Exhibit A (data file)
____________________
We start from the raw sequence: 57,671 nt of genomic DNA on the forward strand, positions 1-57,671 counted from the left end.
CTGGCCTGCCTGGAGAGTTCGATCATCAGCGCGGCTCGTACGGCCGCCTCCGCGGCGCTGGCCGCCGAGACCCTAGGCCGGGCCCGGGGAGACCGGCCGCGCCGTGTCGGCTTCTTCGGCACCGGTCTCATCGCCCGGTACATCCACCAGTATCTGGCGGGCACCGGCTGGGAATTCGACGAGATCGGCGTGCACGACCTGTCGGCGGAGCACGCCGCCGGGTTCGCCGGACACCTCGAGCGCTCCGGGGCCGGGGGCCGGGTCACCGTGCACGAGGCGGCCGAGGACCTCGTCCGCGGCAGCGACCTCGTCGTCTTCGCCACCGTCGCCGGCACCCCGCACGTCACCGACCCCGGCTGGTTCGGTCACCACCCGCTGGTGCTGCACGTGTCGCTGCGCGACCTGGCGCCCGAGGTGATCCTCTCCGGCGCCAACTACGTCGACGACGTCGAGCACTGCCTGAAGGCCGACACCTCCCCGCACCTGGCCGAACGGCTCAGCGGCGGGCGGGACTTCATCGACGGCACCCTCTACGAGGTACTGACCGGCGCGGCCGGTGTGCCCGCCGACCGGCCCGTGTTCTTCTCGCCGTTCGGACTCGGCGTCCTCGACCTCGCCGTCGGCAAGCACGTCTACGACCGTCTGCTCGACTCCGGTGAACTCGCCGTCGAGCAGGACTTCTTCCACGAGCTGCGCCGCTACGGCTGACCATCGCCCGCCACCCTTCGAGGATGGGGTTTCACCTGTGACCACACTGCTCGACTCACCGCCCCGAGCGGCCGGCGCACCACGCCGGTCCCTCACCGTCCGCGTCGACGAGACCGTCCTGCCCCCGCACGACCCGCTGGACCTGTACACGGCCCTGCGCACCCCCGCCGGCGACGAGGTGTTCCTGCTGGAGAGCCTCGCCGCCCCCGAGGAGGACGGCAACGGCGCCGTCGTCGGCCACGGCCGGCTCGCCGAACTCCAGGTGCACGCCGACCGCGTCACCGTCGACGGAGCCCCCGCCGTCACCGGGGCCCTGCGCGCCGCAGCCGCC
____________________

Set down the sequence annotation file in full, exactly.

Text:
We start from the raw sequence: 57,671 nt of genomic DNA on the forward strand, positions 1-57,671 counted from the left end.
CTGGCCTGCCTGGAGAGTTCGATCATCAGCGCGGCTCGTACGGCCGCCTCCGCGGCGCTGGCCGCCGAGACCCTAGGCCGGGCCCGGGGAGACCGGCCGCGCCGTGTCGGCTTCTTCGGCACCGGTCTCATCGCCCGGTACATCCACCAGTATCTGGCGGGCACCGGCTGGGAATTCGACGAGATCGGCGTGCACGACCTGTCGGCGGAGCACGCCGCCGGGTTCGCCGGACACCTCGAGCGCTCCGGGGCCGGGGGCCGGGTCACCGTGCACGAGGCGGCCGAGGACCTCGTCCGCGGCAGCGACCTCGTCGTCTTCGCCACCGTCGCCGGCACCCCGCACGTCACCGACCCCGGCTGGTTCGGTCACCACCCGCTGGTGCTGCACGTGTCGCTGCGCGACCTGGCGCCCGAGGTGATCCTCTCCGGCGCCAACTACGTCGACGACGTCGAGCACTGCCTGAAGGCCGACACCTCCCCGCACCTGGCCGAACGGCTCAGCGGCGGGCGGGACTTCATCGACGGCACCCTCTACGAGGTACTGACCGGCGCGGCCGGTGTGCCCGCCGACCGGCCCGTGTTCTTCTCGCCGTTCGGACTCGGCGTCCTCGACCTCGCCGTCGGCAAGCACGTCTACGACCGTCTGCTCGACTCCGGTGAACTCGCCGTCGAGCAGGACTTCTTCCACGAGCTGCGCCGCTACGGCTGACCATCGCCCGCCACCCTTCGAGGATGGGGTTTCACCTGTGACCACACTGCTCGACTCACCGCCCCGAGCGGCCGGCGCACCACGCCGGTCCCTCACCGTCCGCGTCGACGAGACCGTCCTGCCCCCGCACGACCCGCTGGACCTGTACACGGCCCTGCGCACCCCCGCCGGCGACGAGGTGTTCCTGCTGGAGAGCCTCGCCGCCCCCGAGGAGGACGGCAACGGCGCCGTCGTCGGCCACGGCCGGCTCGCCGAACTCCAGGTGCACGCCGACCGCGTCACCGTCGACGGAGCCCCCGCCGTCACCGGGGCCCTGCGCGCCGCAGCCGCC